Direct N2O emissions

In most soils, an increase in available N enhances nitrification and denitrification rates which then increase the production of N2O. Increases in available N can occur through human-induced N additions or change of land-use and/or management practices that mineralise soil organic N.

The following N sources are included in the methodology for estimating direct N2O emissions from managed soils:

• synthetic N fertilisers (FSN);

• organic N applied as fertiliser (e.g., animal manure, compost, sewage sludge, rendering waste) (FON);

• urine and dung N deposited on pasture, range and paddock by grazing animals (FPRP);

• N in crop residues (above-ground and below-ground), including from N-fixing crops 2 and from forages during pasture renewal 3 (FCR);

• N mineralisation associated with loss of soil organic matter resulting from change of land use or management of mineral soils (FSOM); and

• drainage/management of organic soils (i.e., Histosols) 4 (FOS).

11.2.1.1 Choice of method

The decision tree in Figure 11.2 provides guidance on which tier method to use. Tier 1

In its most basic form, direct N2O emissions from managed soils are estimated using Equation 11.1 as follows:

2 Biological nitrogen fixation has been removed as a direct source of N2O because of the lack of evidence of significant emissions arising from the fixation process itself (Rochette and Janzen, 2005). These authors concluded that the N2O emissions induced by the growth of legume crops/forages may be estimated solely as a function of the above-ground and below-ground nitrogen inputs from crop/forage residue (the nitrogen residue from forages is only accounted for during pasture renewal). Conversely, the release of N by mineralisation of soil organic matter as a result of change of land use or management is now included as an additional source. These are significant adjustments to the methodology previously described in the 1996 IPCC Guidelines.

3 The nitrogen residue from perennial forage crops is only accounted for during periodic pasture renewal, i.e. not necessarily on an annual basis as is the case with annual crops.

4 Soils are organic if they satisfy the requirements 1 and 2, or 1 and 3 below (FAO, 1998): 1. Thickness of 10 cm or more. A horizon less than 20 cm thick must have 12 percent or more organic carbon when mixed to a depth of 20 cm; 2. If the soil is never saturated with water for more than a few days, and contains more than 20 percent (by weight) organic carbon (about 35 percent organic matter); 3. If the soil is subject to water saturation episodes and has either: (i) at least 12 percent (by weight) organic carbon (about 20 percent organic matter) if it has no clay; or (ii) at least 18 percent (by weight) organic carbon (about 30 percent organic matter) if it has 60 percent or more clay; or (iii) an intermediate, proportional amount of organic carbon for intermediate amounts of clay (FAO, 1998).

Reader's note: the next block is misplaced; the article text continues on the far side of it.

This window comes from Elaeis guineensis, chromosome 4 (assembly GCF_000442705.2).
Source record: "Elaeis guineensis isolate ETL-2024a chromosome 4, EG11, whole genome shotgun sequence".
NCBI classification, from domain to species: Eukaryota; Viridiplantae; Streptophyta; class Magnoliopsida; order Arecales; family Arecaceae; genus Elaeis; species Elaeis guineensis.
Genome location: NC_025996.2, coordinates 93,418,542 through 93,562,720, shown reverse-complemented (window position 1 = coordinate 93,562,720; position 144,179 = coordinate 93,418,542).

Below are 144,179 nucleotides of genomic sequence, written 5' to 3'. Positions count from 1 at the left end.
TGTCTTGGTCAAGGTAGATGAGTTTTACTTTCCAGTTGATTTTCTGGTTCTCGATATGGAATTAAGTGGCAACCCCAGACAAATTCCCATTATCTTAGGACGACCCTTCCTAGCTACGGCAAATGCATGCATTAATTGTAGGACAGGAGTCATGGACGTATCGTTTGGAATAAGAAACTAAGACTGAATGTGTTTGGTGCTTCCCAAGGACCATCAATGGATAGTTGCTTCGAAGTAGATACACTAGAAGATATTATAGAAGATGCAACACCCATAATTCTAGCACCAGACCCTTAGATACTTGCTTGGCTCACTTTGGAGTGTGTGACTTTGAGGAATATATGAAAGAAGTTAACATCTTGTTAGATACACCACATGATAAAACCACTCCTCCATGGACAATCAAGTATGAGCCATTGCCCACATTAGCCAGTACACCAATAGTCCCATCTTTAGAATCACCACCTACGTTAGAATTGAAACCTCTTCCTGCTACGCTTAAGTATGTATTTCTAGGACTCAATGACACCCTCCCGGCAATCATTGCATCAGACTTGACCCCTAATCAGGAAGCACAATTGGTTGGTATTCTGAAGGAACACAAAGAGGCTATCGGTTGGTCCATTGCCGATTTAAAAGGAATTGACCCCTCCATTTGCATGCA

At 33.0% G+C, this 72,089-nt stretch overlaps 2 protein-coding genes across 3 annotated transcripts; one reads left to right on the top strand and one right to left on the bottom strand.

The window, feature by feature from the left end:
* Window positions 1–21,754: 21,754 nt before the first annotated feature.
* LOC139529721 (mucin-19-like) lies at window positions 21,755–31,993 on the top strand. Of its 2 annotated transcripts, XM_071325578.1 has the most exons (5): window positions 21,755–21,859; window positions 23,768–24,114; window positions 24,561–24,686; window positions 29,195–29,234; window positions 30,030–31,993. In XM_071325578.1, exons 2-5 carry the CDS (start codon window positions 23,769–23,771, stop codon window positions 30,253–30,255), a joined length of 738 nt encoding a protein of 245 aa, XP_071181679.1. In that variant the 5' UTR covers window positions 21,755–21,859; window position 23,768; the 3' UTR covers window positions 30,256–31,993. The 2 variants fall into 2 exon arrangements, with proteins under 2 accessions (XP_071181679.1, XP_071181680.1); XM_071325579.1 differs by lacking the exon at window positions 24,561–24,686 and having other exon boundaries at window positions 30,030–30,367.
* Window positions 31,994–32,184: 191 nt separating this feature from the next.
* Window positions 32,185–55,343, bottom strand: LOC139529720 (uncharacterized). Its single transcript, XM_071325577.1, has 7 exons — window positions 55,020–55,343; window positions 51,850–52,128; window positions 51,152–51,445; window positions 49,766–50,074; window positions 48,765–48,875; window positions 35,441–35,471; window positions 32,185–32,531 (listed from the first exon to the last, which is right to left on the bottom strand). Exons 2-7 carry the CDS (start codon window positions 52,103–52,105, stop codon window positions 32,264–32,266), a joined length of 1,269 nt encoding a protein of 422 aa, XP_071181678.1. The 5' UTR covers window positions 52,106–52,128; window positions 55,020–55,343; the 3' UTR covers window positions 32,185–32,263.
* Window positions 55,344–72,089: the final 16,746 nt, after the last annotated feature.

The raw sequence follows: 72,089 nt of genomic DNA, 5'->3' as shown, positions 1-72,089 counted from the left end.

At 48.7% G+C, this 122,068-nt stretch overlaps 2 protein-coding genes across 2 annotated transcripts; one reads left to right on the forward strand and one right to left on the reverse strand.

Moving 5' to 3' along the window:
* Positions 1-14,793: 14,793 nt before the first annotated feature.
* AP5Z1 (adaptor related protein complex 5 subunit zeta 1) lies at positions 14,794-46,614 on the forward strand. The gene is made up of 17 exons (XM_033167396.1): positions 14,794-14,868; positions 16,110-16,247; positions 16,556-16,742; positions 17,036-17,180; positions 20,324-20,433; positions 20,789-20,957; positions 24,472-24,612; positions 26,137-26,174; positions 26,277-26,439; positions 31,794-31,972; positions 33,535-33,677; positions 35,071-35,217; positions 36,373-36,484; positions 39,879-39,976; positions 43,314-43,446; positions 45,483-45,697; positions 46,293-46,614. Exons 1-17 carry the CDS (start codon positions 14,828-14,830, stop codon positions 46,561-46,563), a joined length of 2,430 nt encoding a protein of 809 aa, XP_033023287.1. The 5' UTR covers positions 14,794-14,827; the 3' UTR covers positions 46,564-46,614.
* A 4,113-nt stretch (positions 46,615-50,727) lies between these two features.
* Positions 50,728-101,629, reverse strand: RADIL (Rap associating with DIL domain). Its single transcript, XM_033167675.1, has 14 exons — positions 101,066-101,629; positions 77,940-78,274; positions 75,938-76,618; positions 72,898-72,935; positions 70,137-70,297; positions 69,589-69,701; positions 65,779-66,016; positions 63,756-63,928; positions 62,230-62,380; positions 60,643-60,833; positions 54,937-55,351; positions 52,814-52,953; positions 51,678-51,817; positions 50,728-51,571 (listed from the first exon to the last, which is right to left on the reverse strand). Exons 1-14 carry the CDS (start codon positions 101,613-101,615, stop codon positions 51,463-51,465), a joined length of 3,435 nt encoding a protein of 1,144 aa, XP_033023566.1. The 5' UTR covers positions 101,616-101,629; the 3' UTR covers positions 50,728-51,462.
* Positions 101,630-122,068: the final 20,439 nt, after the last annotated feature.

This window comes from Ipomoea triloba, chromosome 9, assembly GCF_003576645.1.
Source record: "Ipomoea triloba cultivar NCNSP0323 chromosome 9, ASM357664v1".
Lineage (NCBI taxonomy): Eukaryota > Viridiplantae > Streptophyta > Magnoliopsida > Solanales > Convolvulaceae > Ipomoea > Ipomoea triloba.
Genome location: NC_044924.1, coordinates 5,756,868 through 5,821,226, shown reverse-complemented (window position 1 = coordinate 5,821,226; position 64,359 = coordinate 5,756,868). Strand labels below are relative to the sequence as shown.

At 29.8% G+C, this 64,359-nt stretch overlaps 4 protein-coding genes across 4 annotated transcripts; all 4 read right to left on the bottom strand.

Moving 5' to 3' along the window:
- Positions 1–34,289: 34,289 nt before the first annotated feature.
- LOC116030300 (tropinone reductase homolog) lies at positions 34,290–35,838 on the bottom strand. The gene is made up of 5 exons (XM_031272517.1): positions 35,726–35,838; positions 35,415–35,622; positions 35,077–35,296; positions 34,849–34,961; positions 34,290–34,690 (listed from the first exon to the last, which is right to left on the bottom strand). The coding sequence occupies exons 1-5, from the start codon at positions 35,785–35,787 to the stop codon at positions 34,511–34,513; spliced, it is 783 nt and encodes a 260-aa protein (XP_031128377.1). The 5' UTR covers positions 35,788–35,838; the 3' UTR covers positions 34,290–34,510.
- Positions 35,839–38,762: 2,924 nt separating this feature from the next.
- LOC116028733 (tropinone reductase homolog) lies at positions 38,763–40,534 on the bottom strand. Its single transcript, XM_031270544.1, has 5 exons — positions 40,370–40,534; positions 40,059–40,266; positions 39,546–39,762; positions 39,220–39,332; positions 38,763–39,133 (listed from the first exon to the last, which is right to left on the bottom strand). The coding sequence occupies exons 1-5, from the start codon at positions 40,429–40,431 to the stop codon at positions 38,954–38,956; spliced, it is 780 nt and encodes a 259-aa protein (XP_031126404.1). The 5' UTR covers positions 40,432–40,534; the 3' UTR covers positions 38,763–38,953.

Equation 11.1 Direct N2O emissions from managed soils (Tier 1)

N2ODirect-N = N2O-NNinputs + N2O-NOS + N2O-NPRP

N20 NN inputs

Where:

[(FSN + FON + FCR + FSOM ) • EF1 ] + [(FSN + FON + FCR + FSOM ^FR • EF1FR ]

. • EF2CG Temp )+ {FOS CG Trop • EF2 CG Trop 1 +

OS,CG,Temp w ^ 2CG,Temp r V OS,CG,Trop w ^ 2CG,Trop

(f0S,F,Temp,NR • EF2F,Temp,NR )+ (OS,F,Temp,NP • EF2F,Temp,NP ) +

OS,F,Temp,NR 2F,Temp,NR T V OS,F,Temp,NP 2F,Temp,NP )

N20 NPRP = [(FPRP,CPP • EF3PRP,CPP )+(FPRP,SO • EF3PRP,SO )

Where:

N2ODirect -N = annual direct N2O-N emissions produced from managed soils, kg N2O-N yr-1

N2O-NN inputs = annual direct N2O-N emissions from N inputs to managed soils, kg N2O-N yr-1

N2O-NOS = annual direct N2O-N emissions from managed organic soils, kg N2O-N yr-1

N2O-NPRP = annual direct N2O-N emissions from urine and dung inputs to grazed soils, kg N2O-N yr-1

Fsn = annual amount of synthetic fertiliser N applied to soils, kg N yr-1

FON = annual amount of animal manure, compost, sewage sludge and other organic N additions applied to soils (Note: If including sewage sludge, cross-check with Waste Sector to ensure there is no double counting of N2O emissions from the N in sewage sludge), kg N yr-1

Fcr = annual amount of N in crop residues (above-ground and below-ground), including N-fixing crops, and from forage/pasture renewal, returned to soils, kg N yr-1

Fsom = annual amount of N in mineral soils that is mineralised, in association with loss of soil C from soil organic matter as a result of changes to land use or management, kg N yr-1

FOS = annual area of managed/drained organic soils, ha (Note: the subscripts CG, F, Temp, Trop, NR and NP refer to Cropland and Grassland, Forest Land, Temperate, Tropical, Nutrient Rich, and Nutrient Poor, respectively)

Fprp= annual amount of urine and dung N deposited by grazing animals on pasture, range and paddock, kg N yr-1 (Note: the subscripts CPP and SO refer to Cattle, Poultry and Pigs, and Sheep and Other animals, respectively)

EFj = emission factor for N2O emissions from N inputs, kg N2O-N (kg N input)-1 (Table 11.1)

EF1FR is the emission factor for N2O emissions from N inputs to flooded rice, kg N2O-N (kg N input)-1 (Table 11.1) 5

EF2 = emission factor for N2O emissions from drained/managed organic soils, kg N2O-N ha-1 yr-1; (Table 11.1) (Note: the subscripts CG, F, Temp, Trop, NR and NP refer to Cropland and Grassland, Forest Land, Temperate, Tropical, Nutrient Rich, and Nutrient Poor, respectively)

EF3PRP = emission factor for N2O emissions from urine and dung N deposited on pasture, range and paddock by grazing animals, kg N2O-N (kg N input)-1; (Table 11.1) (Note: the subscripts CPP and SO refer to Cattle, Poultry and Pigs, and Sheep and Other animals, respectively)

5 When the total annual quantity of N applied to flooded paddy rice is known, this N input may be multiplied by a lower default emission factor applicable to this crop, EF1fr (Table 11.1) (Akiyama et al., 2005) or, where a country-specific emission factor has been determined, by that factor instead. Although there is some evidence that intermittent flooding (as described in Chapter 5.5) can increase N2O emissions, current scientific data indicate that EF1Fr also applies to intermittent flooding situations.